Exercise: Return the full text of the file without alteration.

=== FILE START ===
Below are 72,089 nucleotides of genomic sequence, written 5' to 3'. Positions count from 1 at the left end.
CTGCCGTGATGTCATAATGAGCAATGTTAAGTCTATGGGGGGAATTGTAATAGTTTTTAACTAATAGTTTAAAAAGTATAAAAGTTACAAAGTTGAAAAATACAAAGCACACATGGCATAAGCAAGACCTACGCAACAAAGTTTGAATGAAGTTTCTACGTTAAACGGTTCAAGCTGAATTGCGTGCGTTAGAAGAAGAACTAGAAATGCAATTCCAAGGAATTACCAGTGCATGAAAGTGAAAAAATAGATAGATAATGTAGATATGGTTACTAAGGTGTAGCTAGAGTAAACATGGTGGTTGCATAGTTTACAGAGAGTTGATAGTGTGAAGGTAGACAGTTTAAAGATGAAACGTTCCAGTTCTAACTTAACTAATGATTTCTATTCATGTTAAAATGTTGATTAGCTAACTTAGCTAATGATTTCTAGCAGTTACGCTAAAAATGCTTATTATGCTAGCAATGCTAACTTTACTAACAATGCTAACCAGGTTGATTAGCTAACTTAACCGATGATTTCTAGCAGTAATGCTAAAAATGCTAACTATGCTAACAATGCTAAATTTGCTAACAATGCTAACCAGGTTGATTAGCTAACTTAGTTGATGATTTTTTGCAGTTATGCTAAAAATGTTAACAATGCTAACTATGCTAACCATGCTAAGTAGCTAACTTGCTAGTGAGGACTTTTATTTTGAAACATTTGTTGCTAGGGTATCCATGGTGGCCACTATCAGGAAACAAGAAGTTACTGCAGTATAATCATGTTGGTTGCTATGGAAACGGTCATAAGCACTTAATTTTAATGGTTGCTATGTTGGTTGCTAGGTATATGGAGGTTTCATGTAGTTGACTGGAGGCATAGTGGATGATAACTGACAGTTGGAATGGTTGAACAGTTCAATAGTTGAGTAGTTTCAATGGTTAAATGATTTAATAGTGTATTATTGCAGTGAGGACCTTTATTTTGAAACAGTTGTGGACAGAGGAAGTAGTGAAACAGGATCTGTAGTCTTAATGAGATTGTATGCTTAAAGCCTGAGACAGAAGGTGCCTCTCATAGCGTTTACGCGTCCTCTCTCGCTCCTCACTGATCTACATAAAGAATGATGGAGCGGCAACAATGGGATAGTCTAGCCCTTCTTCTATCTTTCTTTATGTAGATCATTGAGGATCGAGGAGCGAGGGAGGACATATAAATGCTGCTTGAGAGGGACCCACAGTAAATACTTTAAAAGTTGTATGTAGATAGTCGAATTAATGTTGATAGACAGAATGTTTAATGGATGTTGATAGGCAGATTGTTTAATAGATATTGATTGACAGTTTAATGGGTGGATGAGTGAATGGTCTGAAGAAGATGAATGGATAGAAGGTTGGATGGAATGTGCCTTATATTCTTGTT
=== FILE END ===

Below are 72,089 nucleotides of genomic sequence, written 5' to 3'. Positions count from 1 at the left end.
CTGCCGTGATGTCATAATGAGCAATGTTAAGTCTATGGGGGGAATTGTAATAGTTTTTAACTAATAGTTTAAAAAGTATAAAAGTTACAAAGTTGAAAAATACAAAGCACACATGGCATAAGCAAGACCTACGCAACAAAGTTTGAATGAAGTTTCTACGTTAAACGGTTCAAGCTGAATTGCGTGCGTTAGAAGAAGAACTAGAAATGCAATTCCAAGGAATTACCAGTGCATGAAAGTGAAAAAATAGATAGATAATGTAGATATGGTTACTAAGGTGTAGCTAGAGTAAACATGGTGGTTGCATAGTTTACAGAGAGTTGATAGTGTGAAGGTAGACAGTTTAAAGATGAAACGTTCCAGTTCTAACTTAACTAATGATTTCTATTCATGTTAAAATGTTGATTAGCTAACTTAGCTAATGATTTCTAGCAGTTACGCTAAAAATGCTTATTATGCTAGCAATGCTAACTTTACTAACAATGCTAACCAGGTTGATTAGCTAACTTAACCGATGATTTCTAGCAGTAATGCTAAAAATGCTAACTATGCTAACAATGCTAAATTTGCTAACAATGCTAACCAGGTTGATTAGCTAACTTAGTTGATGATTTTTTGCAGTTATGCTAAAAATGTTAACAATGCTAACTATGCTAACCATGCTAAGTAGCTAACTTGCTAGTGAGGACTTTTATTTTGAAACATTTGTTGCTAGGGTATCCATGGTGGCCACTATCAGGAAACAAGAAGTTACTGCAGTATAATCATGTTGGTTGCTATGGAAACGGTCATAAGCACTTAATTTTAATGGTTGCTATGTTGGTTGCTAGGTATATGGAGGTTTCATGTAGTTGACTGGAGGCATAGTGGATGATAACTGACAGTTGGAATGGTTGAACAGTTCAATAGTTGAGTAGTTTCAATGGTTAAATGATTTAATAGTGTATTATTGCAGTGAGGACCTTTATTTTGAAACAGTTGTGGACAGAGGAAGTAGTGAAACAGGATCTGTAGTCTTAATGAGATTGTATGCTTAAAGCCTGAGACAGAAGGTGCCTCTCATAGCGTTTACGCGTCCTCTCTCGCTCCTCACTGATCTACATAAAGAATGATGGAGCGGCAACAATGGGATAGTCTAGCCCTTCTTCTATCTTTCTTTATGTAGATCATTGAGGATCGAGGAGCGAGGGAGGACATATAAATGCTGCTTGAGAGGGACCCACAGTAAATACTTTAAAAGTTGTATGTAGATAGTCGAATTAATGTTGATAGACAGAATGTTTAATGGATGTTGATAGGCAGATTGTTTAATAGATATTGATTGACAGTTTAATGGGTGGATGAGTGAATGGTCTGAAGAAGATGAATGGATAGAAGGTTGGATGGAATGTGCCTTATATTCTTGTT